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“Oh Romeo, Romeo. Wherefore art thou, Romeo? I’ve forgotten my goggles and — never mind that it’sApril — the snow is coming down. I can’t see Romeo, I can’t see Juliet, nor any of the other 21 trails at this southern Oregon resort. A few runs later, wearing goggles borrowed from a gracious liftie, I can see that Mt. Ashland is no dressed-up bunny hill.
Don’t let the Shakespearean names — a nod to the nearby Oregon Shakespeare Festival — fool you. Half of Mt. Ashland’s terrain is geared toward advanced skiers, and only one run, Sonnet, is agreen. But the 200-acre resort plans an expansion that will add 71 acres ofbeginner and lower-intermediate terrain, a fixed-grip triple chair, a lift-topwarming hut and a new base lodge. For now, the place is austere. There areno fancy hotels or chichi boutiques selling overpriced goggles to forgetfulskiers. The retail hub of Mt. Ashland is basically a counter. Not a lot haschanged since the early ’60s, when the phys-ed director of the local college,who used to shuttle students up the mountain via pick-up truck, rallied thecommunity to build a lodge and the first of four lifts.
Today, skiers approach the mountain on an access road that winds its way upfrom Interstate 5. Most of the terrain is on the north face of the mountain. To getthere, head down intermediate Juliet to the Windsor chair, or traverse west onBetwixt toward the Ariel chair and ride up to the 7,533-foot summit. From there youcan ski down several black-diamond runs or barrel down The Bowl, a glacial cirquewith three steep chutes. When conditions permit, ski over the summit to the southside, where wide-open, unpatrolled runsspill onto a cat track leading back to theparking lot. Your legs will beg for anintermission before the curtain closes onyour ski day.
What the ski area itself lacks in amenitiesyou’ll find 15 miles away in Ashland.This eclectic town of artists, students,yuppies, hippies and adrenaline junkiesis renowned not only for the ShakespeareFestival, but also for the AshlandIndependent Film Festival, the OregonCabaret Theater and First Friday ArtWalks. Main Street’s many boutiques,bookstores, restaurants and galleriesmake this charming town an ideal placeto bed down for a ski weekend. After all,all’s well that ends well.
Where to Stay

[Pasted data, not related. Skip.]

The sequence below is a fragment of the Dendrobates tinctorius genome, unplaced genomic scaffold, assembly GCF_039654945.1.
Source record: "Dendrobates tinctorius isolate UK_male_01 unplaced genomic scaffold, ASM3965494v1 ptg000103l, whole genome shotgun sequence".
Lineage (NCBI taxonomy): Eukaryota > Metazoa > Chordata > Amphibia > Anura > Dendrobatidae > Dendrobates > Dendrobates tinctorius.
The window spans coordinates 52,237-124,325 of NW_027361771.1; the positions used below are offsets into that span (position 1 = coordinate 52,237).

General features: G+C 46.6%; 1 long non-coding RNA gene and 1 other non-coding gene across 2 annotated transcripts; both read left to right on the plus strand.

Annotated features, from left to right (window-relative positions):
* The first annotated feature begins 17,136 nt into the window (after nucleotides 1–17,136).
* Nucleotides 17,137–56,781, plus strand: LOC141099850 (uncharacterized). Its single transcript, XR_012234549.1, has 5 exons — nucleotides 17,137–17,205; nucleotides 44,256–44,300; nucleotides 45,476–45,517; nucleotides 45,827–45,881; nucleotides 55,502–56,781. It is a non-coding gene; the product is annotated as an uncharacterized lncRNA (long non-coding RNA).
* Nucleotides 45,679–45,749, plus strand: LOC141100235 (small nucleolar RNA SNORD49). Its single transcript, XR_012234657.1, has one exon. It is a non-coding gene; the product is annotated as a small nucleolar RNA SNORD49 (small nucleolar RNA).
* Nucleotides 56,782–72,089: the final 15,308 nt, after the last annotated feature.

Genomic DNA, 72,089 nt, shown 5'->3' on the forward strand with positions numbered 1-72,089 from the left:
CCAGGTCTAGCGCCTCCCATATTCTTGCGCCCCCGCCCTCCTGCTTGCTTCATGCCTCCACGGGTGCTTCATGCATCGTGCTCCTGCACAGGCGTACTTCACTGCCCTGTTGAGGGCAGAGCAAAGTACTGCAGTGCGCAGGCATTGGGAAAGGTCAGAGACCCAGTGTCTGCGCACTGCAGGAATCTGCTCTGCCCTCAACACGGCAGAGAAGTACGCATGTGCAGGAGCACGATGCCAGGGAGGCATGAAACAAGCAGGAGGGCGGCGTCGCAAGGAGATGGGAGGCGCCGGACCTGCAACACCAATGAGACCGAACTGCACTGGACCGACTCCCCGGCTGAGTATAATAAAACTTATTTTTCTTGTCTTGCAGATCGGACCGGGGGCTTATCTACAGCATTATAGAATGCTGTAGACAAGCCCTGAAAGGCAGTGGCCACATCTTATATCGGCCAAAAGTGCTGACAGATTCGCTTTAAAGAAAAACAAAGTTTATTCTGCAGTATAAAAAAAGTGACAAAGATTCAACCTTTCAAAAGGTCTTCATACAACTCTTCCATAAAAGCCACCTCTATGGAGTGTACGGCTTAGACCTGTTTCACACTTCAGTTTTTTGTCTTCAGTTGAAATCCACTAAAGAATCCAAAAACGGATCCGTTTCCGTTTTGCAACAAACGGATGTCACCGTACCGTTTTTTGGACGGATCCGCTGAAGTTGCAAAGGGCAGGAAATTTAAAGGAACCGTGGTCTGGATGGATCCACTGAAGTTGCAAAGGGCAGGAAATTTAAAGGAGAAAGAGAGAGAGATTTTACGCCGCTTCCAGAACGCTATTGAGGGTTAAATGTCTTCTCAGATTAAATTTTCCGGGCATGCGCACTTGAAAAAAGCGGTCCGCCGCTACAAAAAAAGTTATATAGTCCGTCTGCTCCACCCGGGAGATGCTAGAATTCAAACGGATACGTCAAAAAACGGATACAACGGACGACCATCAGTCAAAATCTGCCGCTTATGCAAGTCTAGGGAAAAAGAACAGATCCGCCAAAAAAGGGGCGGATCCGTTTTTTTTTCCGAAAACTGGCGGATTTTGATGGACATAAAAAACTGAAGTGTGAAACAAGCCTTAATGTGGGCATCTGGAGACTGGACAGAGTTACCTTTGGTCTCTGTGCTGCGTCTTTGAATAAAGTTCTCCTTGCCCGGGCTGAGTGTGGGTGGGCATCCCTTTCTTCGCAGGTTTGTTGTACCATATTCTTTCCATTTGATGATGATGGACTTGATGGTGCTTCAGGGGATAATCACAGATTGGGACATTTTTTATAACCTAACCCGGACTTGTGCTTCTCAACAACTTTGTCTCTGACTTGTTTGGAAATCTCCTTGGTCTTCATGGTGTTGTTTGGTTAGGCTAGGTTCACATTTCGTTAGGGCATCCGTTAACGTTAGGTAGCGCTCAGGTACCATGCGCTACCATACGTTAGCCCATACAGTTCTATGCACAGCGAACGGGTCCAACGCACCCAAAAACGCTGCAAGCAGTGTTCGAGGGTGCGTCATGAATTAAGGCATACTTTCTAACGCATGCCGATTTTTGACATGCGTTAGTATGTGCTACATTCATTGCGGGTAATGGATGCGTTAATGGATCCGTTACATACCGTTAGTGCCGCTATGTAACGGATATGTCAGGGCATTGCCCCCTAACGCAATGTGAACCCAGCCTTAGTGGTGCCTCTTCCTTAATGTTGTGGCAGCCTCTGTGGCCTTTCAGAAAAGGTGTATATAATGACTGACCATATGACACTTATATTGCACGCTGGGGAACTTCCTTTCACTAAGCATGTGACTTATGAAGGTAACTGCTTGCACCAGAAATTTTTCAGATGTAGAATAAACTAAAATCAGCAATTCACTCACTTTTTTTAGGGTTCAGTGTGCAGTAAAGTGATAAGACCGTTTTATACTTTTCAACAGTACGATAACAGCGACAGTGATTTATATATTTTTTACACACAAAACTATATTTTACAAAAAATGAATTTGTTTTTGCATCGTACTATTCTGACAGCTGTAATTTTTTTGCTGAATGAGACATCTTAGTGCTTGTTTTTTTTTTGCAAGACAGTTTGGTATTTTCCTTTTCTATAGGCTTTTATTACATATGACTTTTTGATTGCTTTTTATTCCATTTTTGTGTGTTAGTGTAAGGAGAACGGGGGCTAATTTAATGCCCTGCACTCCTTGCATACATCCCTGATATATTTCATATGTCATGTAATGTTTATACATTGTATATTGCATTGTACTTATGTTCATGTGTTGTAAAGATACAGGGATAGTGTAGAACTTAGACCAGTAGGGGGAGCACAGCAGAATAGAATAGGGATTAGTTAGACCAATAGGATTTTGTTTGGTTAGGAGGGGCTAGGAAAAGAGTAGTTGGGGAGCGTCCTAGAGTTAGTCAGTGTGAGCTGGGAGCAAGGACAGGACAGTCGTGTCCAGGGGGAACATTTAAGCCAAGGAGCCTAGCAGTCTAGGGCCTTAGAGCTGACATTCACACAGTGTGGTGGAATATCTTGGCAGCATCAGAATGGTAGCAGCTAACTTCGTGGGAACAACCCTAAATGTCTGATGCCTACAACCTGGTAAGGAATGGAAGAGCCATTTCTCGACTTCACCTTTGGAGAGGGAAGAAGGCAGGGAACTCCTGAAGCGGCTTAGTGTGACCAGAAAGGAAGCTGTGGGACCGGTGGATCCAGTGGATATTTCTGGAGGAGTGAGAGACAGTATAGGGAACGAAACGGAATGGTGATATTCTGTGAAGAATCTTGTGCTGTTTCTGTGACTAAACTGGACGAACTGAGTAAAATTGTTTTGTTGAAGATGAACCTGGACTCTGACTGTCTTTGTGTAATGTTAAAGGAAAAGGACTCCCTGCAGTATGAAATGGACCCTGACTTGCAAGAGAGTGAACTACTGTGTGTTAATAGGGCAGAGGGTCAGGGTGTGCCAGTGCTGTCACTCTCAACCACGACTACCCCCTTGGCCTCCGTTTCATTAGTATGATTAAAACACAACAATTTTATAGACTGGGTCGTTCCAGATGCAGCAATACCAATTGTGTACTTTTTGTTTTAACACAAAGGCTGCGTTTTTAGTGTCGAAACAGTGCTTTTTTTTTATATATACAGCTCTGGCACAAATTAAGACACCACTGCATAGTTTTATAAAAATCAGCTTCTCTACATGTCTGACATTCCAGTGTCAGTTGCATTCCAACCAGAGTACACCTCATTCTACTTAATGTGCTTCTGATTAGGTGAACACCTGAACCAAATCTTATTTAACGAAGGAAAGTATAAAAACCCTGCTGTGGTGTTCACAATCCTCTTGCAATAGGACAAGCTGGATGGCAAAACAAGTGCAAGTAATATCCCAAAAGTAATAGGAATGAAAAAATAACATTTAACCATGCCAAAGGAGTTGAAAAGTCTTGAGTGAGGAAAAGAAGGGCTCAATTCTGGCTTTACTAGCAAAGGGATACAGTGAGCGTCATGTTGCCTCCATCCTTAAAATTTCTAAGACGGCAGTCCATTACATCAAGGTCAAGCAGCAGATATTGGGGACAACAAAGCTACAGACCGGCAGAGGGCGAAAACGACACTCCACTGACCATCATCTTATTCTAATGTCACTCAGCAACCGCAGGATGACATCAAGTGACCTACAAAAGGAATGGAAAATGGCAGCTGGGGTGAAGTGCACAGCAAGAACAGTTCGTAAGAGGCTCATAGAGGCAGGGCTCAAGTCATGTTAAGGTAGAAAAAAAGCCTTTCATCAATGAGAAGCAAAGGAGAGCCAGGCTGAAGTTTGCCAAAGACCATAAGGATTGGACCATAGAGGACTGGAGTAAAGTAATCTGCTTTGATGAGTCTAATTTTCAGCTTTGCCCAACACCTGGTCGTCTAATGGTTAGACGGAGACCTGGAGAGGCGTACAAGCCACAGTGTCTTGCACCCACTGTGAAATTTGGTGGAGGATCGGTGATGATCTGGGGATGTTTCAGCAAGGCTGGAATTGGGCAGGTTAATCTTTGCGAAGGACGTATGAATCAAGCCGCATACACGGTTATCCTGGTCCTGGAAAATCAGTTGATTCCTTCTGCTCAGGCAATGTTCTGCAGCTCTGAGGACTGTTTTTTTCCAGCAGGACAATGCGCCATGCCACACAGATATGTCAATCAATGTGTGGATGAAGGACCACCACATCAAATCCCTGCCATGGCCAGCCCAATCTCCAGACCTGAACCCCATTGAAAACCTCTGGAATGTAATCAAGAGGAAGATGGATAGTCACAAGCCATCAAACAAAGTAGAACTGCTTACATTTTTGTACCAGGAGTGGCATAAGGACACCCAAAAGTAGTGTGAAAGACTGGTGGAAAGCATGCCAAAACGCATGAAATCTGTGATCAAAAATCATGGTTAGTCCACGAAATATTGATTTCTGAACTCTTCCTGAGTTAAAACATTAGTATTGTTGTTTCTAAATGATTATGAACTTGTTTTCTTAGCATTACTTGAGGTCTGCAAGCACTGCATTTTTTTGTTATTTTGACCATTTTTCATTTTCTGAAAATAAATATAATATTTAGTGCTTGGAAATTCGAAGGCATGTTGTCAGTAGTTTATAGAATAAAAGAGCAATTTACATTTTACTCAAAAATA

>Mt. Ashland Inn This log cabin inn,just a few miles from the mountain, isthe only lodging on the access road. Itsfive spacious suites range from $175 to$250 a night and include a hearty breakfast.800-830-8707; mtashlandinn.com
>Ashland Springs Hotel Originallyopened in 1925, this nine-story downtownlandmark underwent a majorrenovation and reopened its 70 guestrooms in 2000. From $89. 888-795-4545; ashlandspringshotel.com
>The Plaza Inn & Suites This downtownboutique hotel has 91 rooms andsuites ranging from $89 to $139. Favoriteperks among guests are the late-nightsnacks of fresh-baked cookies andpeanut butter and jelly sandwiches.888-488-0358; plazainnashland.com
Where to Eat
>Kat Wok Refuel with dishes rangingfrom Korean-style sticky ribs to crispyginger scallops at this pan-Asian restaurantand sushi bar. 541-482-0787;katwok.com
>Geppetto’s The kitchen serves itsfamous eggplant burger and other housespecialities from 8 a.m. to midnight everyday of the week, and the restaurantgrows much of its own produce at anearby organic farm. 541-482-1138;geppettosrestaurant.com
>Chateaulin Restaurant FrançaisA top-rated eatery speciaalizing inFrench cuisine and fine Oregon pinotnoir, Chateaulin serves a highlyrecommended three-course menu.But if you don’t have that kind of time,be sure to browse the imported delicaciesat the adjacent wine and food shop.541-482-2264; chateaulin.com
Where to Play
>Oregon Shakespeare FestivalFounded in 1935, the festival is amongthe oldest and largest professional nonprofittheaters in the nation. The festivalruns 11 plays on three different stagesduring its eight-month season.541-482-4331; orshakes.org
>Black Sheep Eat, drink and be brainyat this downtown pub, where you canhang out and play chess while sippingregional microbrews. 541-482-6414;theblacksheep.com